• Fri. Oct 22nd, 2021

Covid, ‘sniffing’ fontina and citrus fruits to regain sense of smell and taste: study is underway


May 5, 2021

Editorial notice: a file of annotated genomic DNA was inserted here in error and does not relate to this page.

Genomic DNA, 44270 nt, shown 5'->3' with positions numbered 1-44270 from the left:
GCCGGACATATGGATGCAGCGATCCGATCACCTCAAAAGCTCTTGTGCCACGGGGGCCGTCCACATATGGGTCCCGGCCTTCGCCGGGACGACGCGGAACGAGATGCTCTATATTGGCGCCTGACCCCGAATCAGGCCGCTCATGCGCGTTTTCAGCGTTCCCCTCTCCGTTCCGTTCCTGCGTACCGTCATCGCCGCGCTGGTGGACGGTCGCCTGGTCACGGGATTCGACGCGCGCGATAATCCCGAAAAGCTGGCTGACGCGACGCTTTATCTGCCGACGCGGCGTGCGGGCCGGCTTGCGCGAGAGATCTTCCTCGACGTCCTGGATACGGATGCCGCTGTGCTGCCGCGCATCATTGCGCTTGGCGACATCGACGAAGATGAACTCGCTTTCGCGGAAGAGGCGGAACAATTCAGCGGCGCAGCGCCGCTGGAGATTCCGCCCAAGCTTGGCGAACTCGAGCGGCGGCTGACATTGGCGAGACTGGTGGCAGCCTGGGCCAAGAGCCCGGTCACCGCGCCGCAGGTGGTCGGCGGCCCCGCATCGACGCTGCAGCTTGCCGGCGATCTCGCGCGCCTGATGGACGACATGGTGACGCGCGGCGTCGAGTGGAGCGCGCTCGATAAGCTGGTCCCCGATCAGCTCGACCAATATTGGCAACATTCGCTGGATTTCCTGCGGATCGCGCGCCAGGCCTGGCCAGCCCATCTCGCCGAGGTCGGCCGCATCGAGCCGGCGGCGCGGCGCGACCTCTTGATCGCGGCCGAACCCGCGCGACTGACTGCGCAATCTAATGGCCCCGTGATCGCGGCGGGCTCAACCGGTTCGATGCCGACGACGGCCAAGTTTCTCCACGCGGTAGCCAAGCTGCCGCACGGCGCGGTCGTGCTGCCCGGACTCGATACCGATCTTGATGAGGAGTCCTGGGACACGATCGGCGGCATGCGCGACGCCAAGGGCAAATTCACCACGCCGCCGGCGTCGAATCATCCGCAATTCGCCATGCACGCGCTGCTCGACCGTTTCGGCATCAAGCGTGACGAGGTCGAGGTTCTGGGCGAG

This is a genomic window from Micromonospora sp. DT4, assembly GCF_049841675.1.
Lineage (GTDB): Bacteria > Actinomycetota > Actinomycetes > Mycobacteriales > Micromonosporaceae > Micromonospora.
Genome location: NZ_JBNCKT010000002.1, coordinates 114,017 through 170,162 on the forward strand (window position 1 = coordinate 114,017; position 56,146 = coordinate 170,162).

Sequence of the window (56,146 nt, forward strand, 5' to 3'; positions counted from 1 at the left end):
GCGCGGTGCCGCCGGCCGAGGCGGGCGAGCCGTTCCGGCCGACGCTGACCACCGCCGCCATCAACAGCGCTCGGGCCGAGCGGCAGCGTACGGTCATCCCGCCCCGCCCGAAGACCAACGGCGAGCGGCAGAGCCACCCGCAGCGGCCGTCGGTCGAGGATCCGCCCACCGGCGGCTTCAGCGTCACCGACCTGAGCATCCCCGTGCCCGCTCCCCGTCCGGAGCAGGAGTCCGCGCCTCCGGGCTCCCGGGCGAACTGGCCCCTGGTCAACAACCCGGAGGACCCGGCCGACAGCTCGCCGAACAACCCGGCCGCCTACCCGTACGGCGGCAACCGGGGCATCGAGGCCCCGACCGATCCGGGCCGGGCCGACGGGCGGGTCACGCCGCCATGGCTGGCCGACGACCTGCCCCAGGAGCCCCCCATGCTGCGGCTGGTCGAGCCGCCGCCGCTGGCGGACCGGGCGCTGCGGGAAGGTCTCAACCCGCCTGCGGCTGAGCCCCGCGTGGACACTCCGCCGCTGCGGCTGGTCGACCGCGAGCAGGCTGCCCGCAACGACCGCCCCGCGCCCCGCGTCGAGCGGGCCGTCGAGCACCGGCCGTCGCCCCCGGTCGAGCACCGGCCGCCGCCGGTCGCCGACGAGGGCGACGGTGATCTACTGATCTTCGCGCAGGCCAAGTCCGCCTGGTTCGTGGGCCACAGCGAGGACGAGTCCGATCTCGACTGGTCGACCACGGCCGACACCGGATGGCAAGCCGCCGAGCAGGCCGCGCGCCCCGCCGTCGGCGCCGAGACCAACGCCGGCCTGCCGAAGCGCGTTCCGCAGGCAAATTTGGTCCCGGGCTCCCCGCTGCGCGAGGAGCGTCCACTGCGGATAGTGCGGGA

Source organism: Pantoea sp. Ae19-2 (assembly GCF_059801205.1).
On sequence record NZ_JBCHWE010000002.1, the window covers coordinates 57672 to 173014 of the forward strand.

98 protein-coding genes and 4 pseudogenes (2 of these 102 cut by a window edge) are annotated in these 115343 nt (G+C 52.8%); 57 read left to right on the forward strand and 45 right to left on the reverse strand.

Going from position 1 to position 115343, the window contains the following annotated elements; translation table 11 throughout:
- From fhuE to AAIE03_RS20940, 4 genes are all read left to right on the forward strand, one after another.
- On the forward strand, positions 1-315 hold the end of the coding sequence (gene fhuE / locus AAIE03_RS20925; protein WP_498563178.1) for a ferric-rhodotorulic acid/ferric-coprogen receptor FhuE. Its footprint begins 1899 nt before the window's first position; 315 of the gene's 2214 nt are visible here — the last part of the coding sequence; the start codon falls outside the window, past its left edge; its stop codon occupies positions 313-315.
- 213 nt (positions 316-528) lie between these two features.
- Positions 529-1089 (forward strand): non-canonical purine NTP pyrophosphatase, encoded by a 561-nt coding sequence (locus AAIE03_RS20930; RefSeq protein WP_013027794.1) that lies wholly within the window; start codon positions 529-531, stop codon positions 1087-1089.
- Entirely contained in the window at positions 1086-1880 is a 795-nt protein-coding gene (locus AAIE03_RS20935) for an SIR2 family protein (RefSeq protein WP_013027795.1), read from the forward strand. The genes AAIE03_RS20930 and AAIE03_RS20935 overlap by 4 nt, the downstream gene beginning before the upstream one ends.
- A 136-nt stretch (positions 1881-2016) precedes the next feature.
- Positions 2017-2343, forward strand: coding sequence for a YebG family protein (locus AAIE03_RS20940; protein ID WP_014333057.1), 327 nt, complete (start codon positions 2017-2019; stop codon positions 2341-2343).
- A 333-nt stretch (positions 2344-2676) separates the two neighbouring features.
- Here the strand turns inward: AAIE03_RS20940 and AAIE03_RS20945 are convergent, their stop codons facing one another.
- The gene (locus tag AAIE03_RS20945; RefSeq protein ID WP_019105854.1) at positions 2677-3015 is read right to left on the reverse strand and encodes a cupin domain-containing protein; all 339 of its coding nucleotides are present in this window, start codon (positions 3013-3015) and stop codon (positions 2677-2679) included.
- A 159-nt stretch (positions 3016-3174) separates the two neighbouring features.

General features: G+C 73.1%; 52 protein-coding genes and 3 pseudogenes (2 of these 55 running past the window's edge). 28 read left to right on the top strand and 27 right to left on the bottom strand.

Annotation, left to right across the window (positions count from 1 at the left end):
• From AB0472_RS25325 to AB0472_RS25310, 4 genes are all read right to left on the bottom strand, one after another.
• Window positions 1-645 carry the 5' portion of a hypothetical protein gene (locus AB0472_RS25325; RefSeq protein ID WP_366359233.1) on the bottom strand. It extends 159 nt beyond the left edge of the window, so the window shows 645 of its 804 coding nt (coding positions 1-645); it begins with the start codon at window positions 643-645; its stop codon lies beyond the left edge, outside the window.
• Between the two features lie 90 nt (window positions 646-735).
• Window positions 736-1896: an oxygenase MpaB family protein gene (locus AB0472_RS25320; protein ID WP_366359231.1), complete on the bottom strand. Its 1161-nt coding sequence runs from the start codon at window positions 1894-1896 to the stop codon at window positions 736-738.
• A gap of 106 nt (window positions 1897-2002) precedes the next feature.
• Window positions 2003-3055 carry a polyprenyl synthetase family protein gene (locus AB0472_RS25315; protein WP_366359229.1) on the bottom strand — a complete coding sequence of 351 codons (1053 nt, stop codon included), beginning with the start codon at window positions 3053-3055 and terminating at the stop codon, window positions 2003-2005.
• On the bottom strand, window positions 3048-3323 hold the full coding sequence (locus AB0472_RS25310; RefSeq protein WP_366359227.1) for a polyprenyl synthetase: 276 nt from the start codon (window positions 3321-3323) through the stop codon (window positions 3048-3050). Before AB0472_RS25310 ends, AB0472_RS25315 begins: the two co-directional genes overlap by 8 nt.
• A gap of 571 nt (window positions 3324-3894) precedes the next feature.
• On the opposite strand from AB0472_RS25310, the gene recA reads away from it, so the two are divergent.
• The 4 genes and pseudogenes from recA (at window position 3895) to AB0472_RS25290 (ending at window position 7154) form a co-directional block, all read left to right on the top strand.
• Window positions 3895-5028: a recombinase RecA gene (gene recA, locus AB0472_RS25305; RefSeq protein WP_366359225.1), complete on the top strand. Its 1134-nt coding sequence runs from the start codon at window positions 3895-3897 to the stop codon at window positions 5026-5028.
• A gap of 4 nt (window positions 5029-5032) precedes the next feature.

Typically Italian smells and anti-neuroinflammation therapy to help those who, after falling ill with Covid, have lost taste and smell. The study has now started throughout Italy, launched at the Fano hospital last November, coordinated by the team of Arianna Di Stadio, professor of Neuroscience at the University of Perugia and honorary researcher for the Neuroscience Department Quenn Square Neurology Ucl in London. The study, the first results of which were published in the scientific journal ‘European Review for Medical and Pharmacological Sciences’, is based on the combination of a sort of ‘nasal’ physiotherapy, sniff-test, and on the administration of a food for medical purposes. special PeaLut-based products able to act on the control of alterations in the central nervous system. This recent research promises in a few months the resumption of the functions of smell and taste and helps those who – one in 10 – after contracting Covid, after many months, still suffer from the so-called anosmia and ageusia. Numerous other Italian centers are joining the experimentation protocol – the same for all the centers involved, developed in the Marche region with the enrollment of a hundred patients who presented anosmia 3-4 months after the negativization of the Covid tampon – including the San Giovanni hospital in Rome, the Humanitas in Milan, the Federico II university hospital in Naples, the university hospital in Genoa, the university hospital in Trieste, the Careggi in Florence, and the university hospitals of Sassari and Catania. “The study starts from the hypothesis, confirmed by our work and by various scientific studies, that the cause of the loss of smell affects the central nervous system – explains Di Stadio -. The virus causes neuroinflammation in the brain, as well as in the cranial nerves. with total or partial repercussions on the sense of smell and with the risk that, once the structure has atrophied, the anosmia becomes irrecoverable. This is why it is important to intervene “.” o study – continues the expert – the patients were divided into two groups, both subjected to sniff-tests to stimulate the olfactory bulb, but only one treated with PeaLut (palmitoylethanolamide co-ultramicronized with luteolin), an anti-neuro-inflammatory ultramicrocomposite and together with an antioxidant, able to repair neuronal damage. Patients treated with the PeaLut-based product recovered 100% more. “But how does the sniff-test work?” Patients have to snort pairs of specially matched odors, such as citrus and peach, coffee and chocolate or fontina and parmesan for a few seconds 3-4 times a day at different times of the day. We have chosen typical smells of our land because memory has an important impact in the rehabilitation phase – continues Di Stadio – The goal is to rehabilitate the sense of smell and at the same time stimulate the ability to distinguish different smells (discrimination), since doing so in a the second moment could be more difficult “.” The preliminary data already analyzed are promising – reports the expert – Patients with mild to moderate anosmia, combining olfactory rehabilitation with the PeaLut-based product have recovered the sense of smell almost to normality in just 30 days, patients with severe anosmia and with the disorder persisting for about 11 months in 30 days began to improve their olfactory capacity, requiring 3-6 months of treatment for a full recovery of function. The early treatment of the olfactory problem is useful to facilitate recovery and to avoid a degeneration of functionality with the passing of the months. “Patients who wish to participate in the study can send an email request to [email protected], and from here they will be directed to the nearest centers.